Heizer/Render, Operations Management 7th Edition and Principles of Operations Management 5th Edition
Internet Case Study for Supplement 11: E-Commerce and Operations Management
Fruit of the Loom Tries E-Commerce
Fruit of the Loom (www.fruit.com) is known for its underwear but also sells T-shirts,
sweatshirts, and boxer shorts. Unlike the underwear business, in which the company sells
products directly to large retailers such as Wal-Mart, the Activewear division, which
manufactures blank T-shirts, uses several dozen distributors. These distributors sell the
shirts to about 30,000 screen printers and embroiderers, who decorate the shirts and sell
them to the public and/or retailers, who then market them to customers.
This market is very competitive and complex. The distributors sell other products as well,
including T-shirts made by Fruit of the Loom’s competitors. Therefore, the relationships
between Activewear and its distributors are critical. To boost these relationships, Fruit of
the Loom decided to develop and maintain an individual Web commerce site for each of
its 40 key distributors on the Internet. Each of the 40 sites includes a color electronic
catalog, inventory level information, buyers’ credit availability, and ordering forms. Both
the shirt printers and the retailers enter the distributors’ sites to facilitate their own backoffice operation of inventory and billing. The distributors are allowed to advertise and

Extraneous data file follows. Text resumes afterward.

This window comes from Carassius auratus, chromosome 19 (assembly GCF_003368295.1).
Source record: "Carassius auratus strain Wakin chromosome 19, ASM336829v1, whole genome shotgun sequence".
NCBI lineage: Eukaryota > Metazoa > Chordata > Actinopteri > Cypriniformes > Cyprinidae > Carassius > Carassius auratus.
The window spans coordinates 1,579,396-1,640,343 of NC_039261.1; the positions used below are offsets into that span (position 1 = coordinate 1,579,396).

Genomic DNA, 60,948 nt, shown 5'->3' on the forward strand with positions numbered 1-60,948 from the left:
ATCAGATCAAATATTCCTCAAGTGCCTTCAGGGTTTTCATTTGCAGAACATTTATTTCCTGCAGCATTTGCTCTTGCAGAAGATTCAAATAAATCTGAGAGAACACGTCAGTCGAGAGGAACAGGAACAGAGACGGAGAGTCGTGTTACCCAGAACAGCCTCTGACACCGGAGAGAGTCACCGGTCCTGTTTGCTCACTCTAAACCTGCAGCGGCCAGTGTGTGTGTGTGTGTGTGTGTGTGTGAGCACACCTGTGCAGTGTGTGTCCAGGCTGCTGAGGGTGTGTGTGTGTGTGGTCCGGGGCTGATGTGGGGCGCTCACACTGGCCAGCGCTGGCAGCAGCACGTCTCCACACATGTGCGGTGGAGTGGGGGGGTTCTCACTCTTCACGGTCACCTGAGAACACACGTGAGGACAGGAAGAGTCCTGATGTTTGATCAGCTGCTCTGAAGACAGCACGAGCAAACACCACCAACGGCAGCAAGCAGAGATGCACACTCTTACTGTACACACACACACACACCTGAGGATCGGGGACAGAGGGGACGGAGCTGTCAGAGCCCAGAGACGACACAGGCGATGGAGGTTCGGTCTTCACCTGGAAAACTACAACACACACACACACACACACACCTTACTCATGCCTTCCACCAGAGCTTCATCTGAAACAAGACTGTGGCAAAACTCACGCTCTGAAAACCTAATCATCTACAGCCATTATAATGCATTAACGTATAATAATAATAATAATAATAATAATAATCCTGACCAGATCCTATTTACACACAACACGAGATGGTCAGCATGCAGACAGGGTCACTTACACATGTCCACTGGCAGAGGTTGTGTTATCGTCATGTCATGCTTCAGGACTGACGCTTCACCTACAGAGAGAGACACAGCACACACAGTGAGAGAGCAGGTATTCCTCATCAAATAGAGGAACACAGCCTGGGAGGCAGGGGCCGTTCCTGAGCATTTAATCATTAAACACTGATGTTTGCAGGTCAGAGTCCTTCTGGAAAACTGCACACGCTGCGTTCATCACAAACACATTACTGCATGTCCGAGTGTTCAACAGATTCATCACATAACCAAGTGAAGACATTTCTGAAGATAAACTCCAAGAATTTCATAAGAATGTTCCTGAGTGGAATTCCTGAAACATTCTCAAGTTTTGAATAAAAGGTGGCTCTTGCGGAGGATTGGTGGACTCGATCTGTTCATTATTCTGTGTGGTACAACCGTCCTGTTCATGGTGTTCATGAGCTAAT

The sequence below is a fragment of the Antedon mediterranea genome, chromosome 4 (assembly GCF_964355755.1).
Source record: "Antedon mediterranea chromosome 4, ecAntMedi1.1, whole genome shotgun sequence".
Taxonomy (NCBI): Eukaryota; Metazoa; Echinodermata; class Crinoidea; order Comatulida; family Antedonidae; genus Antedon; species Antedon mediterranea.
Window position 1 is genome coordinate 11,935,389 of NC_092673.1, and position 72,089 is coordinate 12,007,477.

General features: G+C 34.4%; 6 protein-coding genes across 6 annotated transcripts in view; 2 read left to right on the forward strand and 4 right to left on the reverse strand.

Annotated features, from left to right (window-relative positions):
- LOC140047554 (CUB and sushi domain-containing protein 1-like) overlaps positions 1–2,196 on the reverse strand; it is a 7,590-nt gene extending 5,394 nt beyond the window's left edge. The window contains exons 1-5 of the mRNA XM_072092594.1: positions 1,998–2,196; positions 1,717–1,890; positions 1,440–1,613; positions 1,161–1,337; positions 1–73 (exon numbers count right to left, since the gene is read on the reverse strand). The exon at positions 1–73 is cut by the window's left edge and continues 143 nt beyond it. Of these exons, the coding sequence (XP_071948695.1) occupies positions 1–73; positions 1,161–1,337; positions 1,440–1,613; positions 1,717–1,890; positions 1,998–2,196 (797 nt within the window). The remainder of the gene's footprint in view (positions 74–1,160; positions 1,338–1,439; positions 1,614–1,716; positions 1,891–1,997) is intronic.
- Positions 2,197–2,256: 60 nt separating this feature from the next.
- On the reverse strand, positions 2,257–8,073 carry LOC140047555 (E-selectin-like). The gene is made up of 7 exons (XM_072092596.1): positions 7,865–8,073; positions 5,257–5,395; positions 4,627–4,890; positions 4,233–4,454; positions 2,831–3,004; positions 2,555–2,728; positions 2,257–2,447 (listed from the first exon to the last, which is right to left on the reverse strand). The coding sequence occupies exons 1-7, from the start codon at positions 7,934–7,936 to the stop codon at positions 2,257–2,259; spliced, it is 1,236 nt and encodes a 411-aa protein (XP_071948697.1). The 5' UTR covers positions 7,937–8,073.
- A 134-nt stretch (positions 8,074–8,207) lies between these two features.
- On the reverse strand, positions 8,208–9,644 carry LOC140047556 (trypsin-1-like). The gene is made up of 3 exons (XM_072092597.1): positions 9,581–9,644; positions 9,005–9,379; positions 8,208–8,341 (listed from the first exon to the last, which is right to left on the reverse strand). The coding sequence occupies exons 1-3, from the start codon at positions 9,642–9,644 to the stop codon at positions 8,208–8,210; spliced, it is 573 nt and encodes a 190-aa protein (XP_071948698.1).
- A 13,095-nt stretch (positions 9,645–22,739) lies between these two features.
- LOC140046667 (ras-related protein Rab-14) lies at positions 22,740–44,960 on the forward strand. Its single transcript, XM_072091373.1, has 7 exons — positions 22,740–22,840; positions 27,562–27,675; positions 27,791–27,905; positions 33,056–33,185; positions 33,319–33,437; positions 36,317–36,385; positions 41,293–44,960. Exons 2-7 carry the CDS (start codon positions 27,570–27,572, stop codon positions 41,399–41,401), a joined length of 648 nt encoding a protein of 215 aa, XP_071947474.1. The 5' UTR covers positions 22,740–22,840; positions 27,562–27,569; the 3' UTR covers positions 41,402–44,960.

sell other vendors’ products on the Web site. This way Fruit of the Loom commits itself
to supporting a system that benefits all channel members in a link that starts with its own
Fruit of the Loom hopes to gain favor with the distributors, many of whom do not have
the time or money to build their Web sites. The system also includes a model that
automatically suggests Fruit of the Loom’s substitute products for products not in stock.
Even though building and maintaining 40 sites incurs a cost, Fruit of the Loom believes
that the investment pays for itself. Fruit of the Loom also uses its experience to generate
profit by setting up Web sites for other companies.
1. What strategic advantages does e-commerce bring to Fruit of the Loom?
2. Given the increasing specialization that takes place in industrial societies (out sourcing,
virtual companies, etc.), does it make sense for Fruit of the Loom to be doing Internet
development work inhouse?
3. Why is Fruit of the Loom using distributors for T-shirts and not for underwear?
Source: Adapted from E. Turban et al., Electronic Commerce (Upper Saddle River; NJ: Prentice-Hall,
2000): 238.

Fruit of the Loom Tries E-Commerce